On Monday, March 23, Cornell Harvest NY and Field & Fork Network will be hosting a WNY Buyer-Grower Conference. While most of us are aware that the local agriculture, culinary, and food trade scene is growing, few people are aware to what extent. This conference will discuss the local food system and its economic impact on the are.
Along with a series of workshops, there will also be an opportunity to connect with other players and leaders in the ever-growing food-system space. Attendees will be able to network with others, and even showcase their products. Whether you are a farmer, a chef, a product maker, etc., you can only get so far without knowing the lay of the land when it comes to selling, purchasing, marketing, and so forth. That’s why this is such a great opportunity to take your culinary business to a whole other level.
WNY Buyer-Grower Conference
The schedule for the day:
- 8:00am-9:00am: Vendor Marketplace set up
- 9:00am-10:00am: Registration and Vendor marketplace
- 10:00am-10:30am: Welcome
10:30am-11:45am: Workshop Session 1 (concurrent sessions)
Market Channel Assessment (growers)
Matt LeRoux, Agriculture Marketing Consultant
This workshop will cover the factors of market channel performance, how to evaluate market channels, and how to maximize your effort in each channel through marketing strategy. The target audience for this workshop is farmers of varying sizes.
Finding/Buying Local Foods (buyers)
Cheryl Thayer, Cornell Harvest NY
Finding local foods poses many challenges for today’s chefs and food buyers. This workshop will feature some innovative ways to tap into the local food supply that will work for any business model. The target audience for this workshop are food buyers interested in sourcing products from local farmers.
11:30am-1:00pm: Lunch & Keynote
Defining the Food System Asset Class, Toby Rittner, Council of Development Finance Agencies
With funding from the W.K. Kellogg Foundation, the Council of Development Finance Agencies (CDFA) is researching how traditional development finance tools – such as bonds, TIF, tax credits, RLFs, and more – can be utilized to develop and enhance local food systems. The premise of this project is to suggest and then prove that, if organized and defined properly, the food system can become a defined asset class worthy of traditional investment, similar to the way roads, bridges, schools, libraries, and other critical infrastructure pieces are financed. During this session, CDFA will present their approach to create the food system asset class by sharing the CDFA Food Finance White Paper Series and presenting pilot projects as case studies.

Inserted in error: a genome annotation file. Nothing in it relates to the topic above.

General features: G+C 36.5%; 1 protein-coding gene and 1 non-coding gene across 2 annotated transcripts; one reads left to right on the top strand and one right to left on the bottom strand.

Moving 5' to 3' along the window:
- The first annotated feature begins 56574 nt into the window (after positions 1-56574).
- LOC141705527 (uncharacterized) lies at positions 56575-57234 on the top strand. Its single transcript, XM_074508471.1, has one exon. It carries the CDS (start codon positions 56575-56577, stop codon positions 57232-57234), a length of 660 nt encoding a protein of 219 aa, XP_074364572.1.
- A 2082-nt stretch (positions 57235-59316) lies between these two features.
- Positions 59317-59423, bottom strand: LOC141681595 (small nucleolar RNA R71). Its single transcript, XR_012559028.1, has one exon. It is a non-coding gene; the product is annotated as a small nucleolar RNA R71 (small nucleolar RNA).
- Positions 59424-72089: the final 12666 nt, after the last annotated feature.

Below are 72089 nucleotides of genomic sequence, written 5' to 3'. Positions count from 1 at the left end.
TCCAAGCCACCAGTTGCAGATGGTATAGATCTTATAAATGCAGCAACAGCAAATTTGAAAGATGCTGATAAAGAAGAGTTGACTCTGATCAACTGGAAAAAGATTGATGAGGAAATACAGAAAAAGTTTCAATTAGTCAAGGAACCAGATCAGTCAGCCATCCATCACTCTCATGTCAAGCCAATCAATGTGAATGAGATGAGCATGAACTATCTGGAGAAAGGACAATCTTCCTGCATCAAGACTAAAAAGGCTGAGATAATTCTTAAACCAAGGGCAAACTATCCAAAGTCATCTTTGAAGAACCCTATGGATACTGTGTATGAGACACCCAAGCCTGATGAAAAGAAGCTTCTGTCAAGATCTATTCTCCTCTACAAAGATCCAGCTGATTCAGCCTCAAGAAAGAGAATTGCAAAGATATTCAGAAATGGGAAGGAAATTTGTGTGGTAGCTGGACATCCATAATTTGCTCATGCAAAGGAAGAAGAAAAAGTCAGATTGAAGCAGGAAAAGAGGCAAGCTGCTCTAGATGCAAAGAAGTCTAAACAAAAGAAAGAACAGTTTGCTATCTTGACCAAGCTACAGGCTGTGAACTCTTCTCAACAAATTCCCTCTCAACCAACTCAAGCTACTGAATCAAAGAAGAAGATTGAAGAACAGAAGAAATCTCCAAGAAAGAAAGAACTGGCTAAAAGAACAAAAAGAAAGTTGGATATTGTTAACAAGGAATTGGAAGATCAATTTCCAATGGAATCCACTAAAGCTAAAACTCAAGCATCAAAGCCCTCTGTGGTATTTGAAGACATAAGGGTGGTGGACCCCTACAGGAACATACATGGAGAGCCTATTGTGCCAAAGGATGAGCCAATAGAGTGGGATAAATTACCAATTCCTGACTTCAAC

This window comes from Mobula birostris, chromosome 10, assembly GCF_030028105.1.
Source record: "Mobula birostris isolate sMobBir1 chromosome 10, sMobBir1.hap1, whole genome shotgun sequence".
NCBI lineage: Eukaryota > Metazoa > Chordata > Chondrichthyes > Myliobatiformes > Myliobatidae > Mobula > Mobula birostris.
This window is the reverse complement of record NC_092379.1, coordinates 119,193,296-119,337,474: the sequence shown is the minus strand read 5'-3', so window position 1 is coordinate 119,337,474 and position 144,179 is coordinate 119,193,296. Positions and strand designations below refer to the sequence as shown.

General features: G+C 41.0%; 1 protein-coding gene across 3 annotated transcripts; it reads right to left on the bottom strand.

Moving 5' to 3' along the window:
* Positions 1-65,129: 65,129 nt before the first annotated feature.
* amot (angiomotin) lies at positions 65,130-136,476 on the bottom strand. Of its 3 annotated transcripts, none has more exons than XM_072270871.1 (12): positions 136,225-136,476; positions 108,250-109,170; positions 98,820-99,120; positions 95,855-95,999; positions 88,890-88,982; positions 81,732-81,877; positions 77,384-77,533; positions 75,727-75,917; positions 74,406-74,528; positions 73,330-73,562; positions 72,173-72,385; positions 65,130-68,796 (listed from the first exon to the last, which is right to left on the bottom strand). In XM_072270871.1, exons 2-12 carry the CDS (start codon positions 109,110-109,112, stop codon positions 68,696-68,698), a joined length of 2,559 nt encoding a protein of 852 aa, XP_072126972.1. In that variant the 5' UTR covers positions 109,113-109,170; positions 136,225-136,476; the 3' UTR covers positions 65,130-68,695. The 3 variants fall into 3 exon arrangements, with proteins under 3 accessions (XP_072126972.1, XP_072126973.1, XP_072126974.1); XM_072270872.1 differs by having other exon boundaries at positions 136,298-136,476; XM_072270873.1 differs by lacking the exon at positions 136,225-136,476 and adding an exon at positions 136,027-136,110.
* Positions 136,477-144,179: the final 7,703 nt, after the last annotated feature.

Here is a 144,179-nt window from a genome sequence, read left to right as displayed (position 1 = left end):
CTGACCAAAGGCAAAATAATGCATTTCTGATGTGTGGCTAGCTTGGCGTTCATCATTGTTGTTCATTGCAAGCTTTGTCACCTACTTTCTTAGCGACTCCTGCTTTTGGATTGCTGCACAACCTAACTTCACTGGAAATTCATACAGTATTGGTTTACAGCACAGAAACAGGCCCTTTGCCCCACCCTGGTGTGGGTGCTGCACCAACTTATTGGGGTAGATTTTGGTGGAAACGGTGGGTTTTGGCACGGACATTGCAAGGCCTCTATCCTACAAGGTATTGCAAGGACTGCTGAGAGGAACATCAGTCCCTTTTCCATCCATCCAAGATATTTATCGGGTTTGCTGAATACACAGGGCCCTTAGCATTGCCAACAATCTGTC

1:00pm-2:15pm: Workshop Session 2 (concurrent sessions)
Supply Chain Facilitation (small scale – restaurants, small grocers, etc.)
Tim Bartlett, Lexington Cooperative Market
Caitlin LoVullo, Lexington Cooperative Market & Cornerstone Orchards
Gina & Gary Wieczorek, Produce Peddlers
The best way to learn about local supply chains is to hear from those who have made it work. This workshop will focus on small scale supply chains – restaurants, small grocers, etc.
Finding Capital To Support Your Food System Business 1 (development finance overview)
Toby Rittner & Allison Rowland, Council of Development Finance Agencies
Food systems are a critical component of local economies. Although financing for food and agriculture businesses may be perceived has difficult to access, communities throughout the country are financing their food system with various innovative strategies to support local markets, first time farmers, new food enterprises, and neighborhoods lacking access to fresh foods. This session will explore the various development financing tools available for food-related businesses and projects, such as access to capital lending sources for food businesses, bonds for farmers, tax credits for food processors, and many other financing tools used to support the local food system industry. Creative and tangible food system financing case studies will be presented alongside the fundamentals of development finance.
2:15-3:45: Workshop Session 3 (concurrent sessions)
Supply Chain Facilitation (large scale – school districts, hospitals, etc.)
Bridget O’Brien – Wood, Buffalo Public Schools
Dave Walczak, Eden Valley Growers & Western NY Food Hub
The best way to learn about local supply chains is to hear from those who have made it work. This workshop will focus on large scale supply chains – school districts, hospitals, etc.
Finding Capital To Support Your Food System Business 2 (panel discussion)
Joel Moyer, Fair Food Fund
Bob Doyle & Yanush Sanmugaraja, Westminster Economic Development Initiative
Genga Ponnampalam, Go Veggies
Michele Liddle, The Perfect Granola
Hear from funders and food business entrepreneurs about the challenges on finding the right funding to support your food system business.
4:00-6:00: Vendor Marketplace/Networking Happy Hour
Tickets: $55 – $115 | Register here
The event will culminate with a happy hour where attendees will have the opportunity to network. Tickets for the conference are $65.00 per person or $115 which includes a table and one general admission ticket. Food related businesses are encouraged to table and showcase their products. The opportunity to sell goods will also be available.